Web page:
No human is impeccable, everyone makes mistakes, we would have come across
many cases where the skilled medical practitioners have been negligent while
identifying injuries, or being careless during the diagnosis of the same. This
article throws a light upon cases where the doctors have been medically
negligent during the emergency situation.
In most cases, negligence is seen as a breach of duty to care.The essential
elements of general negligence are the duty of care, breach of duty, the breach
or a violation that originate injury and damage. A profession in sport is
definitely a fantasy portrayal for many and this is no variant for medical
practitioners who are either engaged by the sports clubs themselves or seize
referrals, on an individual basis.
The risks for practitioners working at first-class levels of sport are very
important, with some professional reimbursement insurers even declining to
indemnify practitioners who work at the first-class levels due to the monetary
ramifications if something goes amiss or a skilled sportsman or anyone in fact
to have a chance of commencing a profitable claim for any personal injury it is
significant for the Claimant to show that there was a violation of a legal duty
to take care which ends in damage.
In every negligence witnessed, it is important that the claimant must be capable
to prove that the defendant owed him a duty of care. Due to the increasing
negligence witnessed on the side of medical practitioners, the law strictly made
it mandatory for every doctor to have a minimum number of qualifications, skills
knowledge. This subsequently led to the hike of consumer rights(protection) and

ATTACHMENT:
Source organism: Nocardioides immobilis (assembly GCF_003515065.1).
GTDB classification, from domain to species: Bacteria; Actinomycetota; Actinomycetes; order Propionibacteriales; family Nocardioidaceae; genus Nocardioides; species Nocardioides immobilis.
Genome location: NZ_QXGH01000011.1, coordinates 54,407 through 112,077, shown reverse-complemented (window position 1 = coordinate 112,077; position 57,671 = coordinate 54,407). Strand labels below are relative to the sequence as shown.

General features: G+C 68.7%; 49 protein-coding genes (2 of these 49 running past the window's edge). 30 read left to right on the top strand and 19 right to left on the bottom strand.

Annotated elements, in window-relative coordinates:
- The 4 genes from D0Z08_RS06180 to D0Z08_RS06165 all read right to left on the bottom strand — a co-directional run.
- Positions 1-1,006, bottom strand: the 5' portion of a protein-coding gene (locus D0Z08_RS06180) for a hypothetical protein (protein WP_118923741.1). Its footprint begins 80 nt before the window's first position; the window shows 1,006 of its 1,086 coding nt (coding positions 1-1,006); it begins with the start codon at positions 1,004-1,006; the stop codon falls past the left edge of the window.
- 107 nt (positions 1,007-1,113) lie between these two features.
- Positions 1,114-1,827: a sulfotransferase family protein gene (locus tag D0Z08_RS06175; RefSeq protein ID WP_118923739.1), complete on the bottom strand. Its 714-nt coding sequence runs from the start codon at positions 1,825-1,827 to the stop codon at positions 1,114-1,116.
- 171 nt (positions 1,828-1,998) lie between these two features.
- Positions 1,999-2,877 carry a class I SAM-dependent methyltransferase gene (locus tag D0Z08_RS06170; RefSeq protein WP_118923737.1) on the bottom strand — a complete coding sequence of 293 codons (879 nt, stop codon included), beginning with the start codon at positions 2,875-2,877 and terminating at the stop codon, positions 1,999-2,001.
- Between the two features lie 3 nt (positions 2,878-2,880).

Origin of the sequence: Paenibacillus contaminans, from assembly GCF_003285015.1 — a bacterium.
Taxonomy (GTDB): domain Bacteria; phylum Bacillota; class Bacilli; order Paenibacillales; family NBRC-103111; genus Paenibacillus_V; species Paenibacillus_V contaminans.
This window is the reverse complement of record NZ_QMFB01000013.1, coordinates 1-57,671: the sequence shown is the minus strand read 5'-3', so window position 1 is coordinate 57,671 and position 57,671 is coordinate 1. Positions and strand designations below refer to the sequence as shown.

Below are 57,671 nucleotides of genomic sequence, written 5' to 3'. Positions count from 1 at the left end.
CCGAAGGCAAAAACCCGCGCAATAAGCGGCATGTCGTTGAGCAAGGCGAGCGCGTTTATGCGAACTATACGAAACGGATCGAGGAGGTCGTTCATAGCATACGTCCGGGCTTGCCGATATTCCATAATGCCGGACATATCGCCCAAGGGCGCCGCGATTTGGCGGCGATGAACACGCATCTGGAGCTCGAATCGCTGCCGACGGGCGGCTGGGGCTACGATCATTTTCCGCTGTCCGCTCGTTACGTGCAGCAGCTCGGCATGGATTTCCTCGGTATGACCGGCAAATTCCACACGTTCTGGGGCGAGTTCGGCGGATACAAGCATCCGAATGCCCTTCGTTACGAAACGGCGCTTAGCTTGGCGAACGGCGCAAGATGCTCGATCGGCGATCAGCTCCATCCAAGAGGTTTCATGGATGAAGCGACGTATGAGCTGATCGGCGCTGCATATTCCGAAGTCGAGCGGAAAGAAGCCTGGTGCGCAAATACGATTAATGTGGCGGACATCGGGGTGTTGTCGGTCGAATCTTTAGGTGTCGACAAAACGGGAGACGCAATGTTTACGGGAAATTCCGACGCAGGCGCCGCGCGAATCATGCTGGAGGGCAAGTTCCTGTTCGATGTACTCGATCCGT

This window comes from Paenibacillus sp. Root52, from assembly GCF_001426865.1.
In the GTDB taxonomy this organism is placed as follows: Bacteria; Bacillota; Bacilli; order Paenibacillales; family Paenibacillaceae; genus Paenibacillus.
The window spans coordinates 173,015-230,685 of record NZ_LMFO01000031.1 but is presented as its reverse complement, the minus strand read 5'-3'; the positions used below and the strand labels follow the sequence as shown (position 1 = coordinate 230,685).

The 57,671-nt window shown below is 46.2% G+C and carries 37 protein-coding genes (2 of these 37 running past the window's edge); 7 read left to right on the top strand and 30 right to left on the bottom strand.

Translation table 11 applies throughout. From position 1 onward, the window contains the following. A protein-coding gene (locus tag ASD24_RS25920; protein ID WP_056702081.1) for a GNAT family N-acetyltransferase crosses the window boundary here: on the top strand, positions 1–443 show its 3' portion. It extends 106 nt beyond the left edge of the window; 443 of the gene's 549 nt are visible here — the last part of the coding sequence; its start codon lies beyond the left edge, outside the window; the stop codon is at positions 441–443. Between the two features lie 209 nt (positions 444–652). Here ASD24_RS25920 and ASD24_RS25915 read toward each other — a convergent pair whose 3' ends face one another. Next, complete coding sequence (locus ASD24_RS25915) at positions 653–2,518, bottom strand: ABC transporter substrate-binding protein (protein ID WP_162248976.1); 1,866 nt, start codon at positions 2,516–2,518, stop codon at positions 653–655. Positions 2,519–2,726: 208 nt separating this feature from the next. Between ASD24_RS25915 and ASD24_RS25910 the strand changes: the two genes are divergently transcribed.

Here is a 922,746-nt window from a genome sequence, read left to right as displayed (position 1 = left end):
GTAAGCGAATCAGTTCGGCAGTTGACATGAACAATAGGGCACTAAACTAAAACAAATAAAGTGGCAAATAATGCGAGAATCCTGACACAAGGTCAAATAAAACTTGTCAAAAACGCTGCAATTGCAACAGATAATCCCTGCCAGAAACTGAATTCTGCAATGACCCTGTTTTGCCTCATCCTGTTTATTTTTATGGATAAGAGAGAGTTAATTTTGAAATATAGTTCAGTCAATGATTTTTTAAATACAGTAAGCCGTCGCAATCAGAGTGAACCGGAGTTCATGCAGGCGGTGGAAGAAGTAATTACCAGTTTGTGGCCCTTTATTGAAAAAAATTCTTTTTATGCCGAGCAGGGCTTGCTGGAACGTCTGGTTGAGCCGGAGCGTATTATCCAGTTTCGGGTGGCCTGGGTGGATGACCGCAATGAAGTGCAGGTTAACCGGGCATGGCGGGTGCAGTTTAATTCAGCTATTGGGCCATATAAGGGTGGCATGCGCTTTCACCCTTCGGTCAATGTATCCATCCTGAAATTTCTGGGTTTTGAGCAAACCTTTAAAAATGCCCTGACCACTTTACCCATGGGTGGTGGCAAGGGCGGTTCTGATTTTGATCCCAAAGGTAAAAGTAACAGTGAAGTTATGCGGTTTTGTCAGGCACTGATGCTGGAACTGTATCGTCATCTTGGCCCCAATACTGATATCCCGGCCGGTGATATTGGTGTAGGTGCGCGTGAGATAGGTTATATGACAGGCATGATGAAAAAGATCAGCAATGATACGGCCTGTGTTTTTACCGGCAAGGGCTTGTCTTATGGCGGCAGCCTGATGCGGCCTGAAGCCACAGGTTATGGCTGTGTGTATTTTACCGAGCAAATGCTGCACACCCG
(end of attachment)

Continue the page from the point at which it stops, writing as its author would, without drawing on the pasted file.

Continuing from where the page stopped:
medical liability of course.
The appearing synergy between sports and medicine has cooked a new need for a
better understanding of how medicine connects to the sporting world. The cases
of medical negligence in sports are as follows:
Kleinknecht v Gettysburg College:
During an off-season practice, a lacrosse player sustained a lethal cardiac
arrest. There was no skilled or an experienced medical staff present to maintain
assistance at the time of this incident. Kleinknecht alleged that the college
should have supplied skilled medical staff. The court held that there was a
dearth of a suitable medical response plan and hence declined to supply
reasonably emergency care to wounded athletes. The court held that it was not a
promoted intercollegiate event but that the feasibility of lethal injury was
very much foreseeable and a duty of care prevailed to use reasonable care to
safeguard athletes from injury.
Mogabgab v Orleans Parish School Board
In this case, an athlete fainted and succumbed to death as a result of
protracted heat stress. 80-minutes had passed after the athlete fainted and died
before the skilled medical practitioners were notified.
From the above cases, it is evident to note the significance of having a
productive emergency plan to avoid medical negligence. The law has to become
more stringent and reasonable so as making the medical professionals alert in
order to avoid negligence.
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